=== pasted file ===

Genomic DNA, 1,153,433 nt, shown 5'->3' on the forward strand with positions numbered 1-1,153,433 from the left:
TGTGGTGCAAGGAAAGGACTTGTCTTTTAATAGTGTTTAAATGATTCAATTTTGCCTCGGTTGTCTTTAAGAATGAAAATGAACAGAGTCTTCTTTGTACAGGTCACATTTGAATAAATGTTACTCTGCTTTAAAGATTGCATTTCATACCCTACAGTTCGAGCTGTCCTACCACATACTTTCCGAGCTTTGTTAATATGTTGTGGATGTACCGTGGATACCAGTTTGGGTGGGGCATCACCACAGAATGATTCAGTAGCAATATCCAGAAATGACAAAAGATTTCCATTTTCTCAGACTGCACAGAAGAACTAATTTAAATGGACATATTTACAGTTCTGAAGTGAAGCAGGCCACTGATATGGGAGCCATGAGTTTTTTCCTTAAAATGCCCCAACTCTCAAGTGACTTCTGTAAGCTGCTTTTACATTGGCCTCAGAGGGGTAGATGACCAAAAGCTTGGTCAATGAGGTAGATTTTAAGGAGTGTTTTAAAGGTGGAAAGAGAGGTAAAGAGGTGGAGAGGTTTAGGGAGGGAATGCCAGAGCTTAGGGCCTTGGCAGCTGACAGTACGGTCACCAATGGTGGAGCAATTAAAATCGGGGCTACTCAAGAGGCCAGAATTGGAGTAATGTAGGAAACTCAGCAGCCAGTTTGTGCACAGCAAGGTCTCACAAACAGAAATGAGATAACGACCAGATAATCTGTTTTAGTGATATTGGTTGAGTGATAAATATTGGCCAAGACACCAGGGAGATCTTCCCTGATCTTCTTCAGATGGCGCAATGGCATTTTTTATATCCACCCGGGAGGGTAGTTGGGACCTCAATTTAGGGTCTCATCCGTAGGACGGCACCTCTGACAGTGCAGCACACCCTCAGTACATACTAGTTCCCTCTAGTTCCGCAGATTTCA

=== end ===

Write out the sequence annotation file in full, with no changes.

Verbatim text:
Genomic DNA, 1,153,433 nt, shown 5'->3' on the forward strand with positions numbered 1-1,153,433 from the left:
TGTGGTGCAAGGAAAGGACTTGTCTTTTAATAGTGTTTAAATGATTCAATTTTGCCTCGGTTGTCTTTAAGAATGAAAATGAACAGAGTCTTCTTTGTACAGGTCACATTTGAATAAATGTTACTCTGCTTTAAAGATTGCATTTCATACCCTACAGTTCGAGCTGTCCTACCACATACTTTCCGAGCTTTGTTAATATGTTGTGGATGTACCGTGGATACCAGTTTGGGTGGGGCATCACCACAGAATGATTCAGTAGCAATATCCAGAAATGACAAAAGATTTCCATTTTCTCAGACTGCACAGAAGAACTAATTTAAATGGACATATTTACAGTTCTGAAGTGAAGCAGGCCACTGATATGGGAGCCATGAGTTTTTTCCTTAAAATGCCCCAACTCTCAAGTGACTTCTGTAAGCTGCTTTTACATTGGCCTCAGAGGGGTAGATGACCAAAAGCTTGGTCAATGAGGTAGATTTTAAGGAGTGTTTTAAAGGTGGAAAGAGAGGTAAAGAGGTGGAGAGGTTTAGGGAGGGAATGCCAGAGCTTAGGGCCTTGGCAGCTGACAGTACGGTCACCAATGGTGGAGCAATTAAAATCGGGGCTACTCAAGAGGCCAGAATTGGAGTAATGTAGGAAACTCAGCAGCCAGTTTGTGCACAGCAAGGTCTCACAAACAGAAATGAGATAACGACCAGATAATCTGTTTTAGTGATATTGGTTGAGTGATAAATATTGGCCAAGACACCAGGGAGATCTTCCCTGATCTTCTTCAGATGGCGCAATGGCATTTTTTATATCCACCCGGGAGGGTAGTTGGGACCTCAATTTAGGGTCTCATCCGTAGGACGGCACCTCTGACAGTGCAGCACACCCTCAGTACATACTAGTTCCCTCTAGTTCCGCAGATTTCA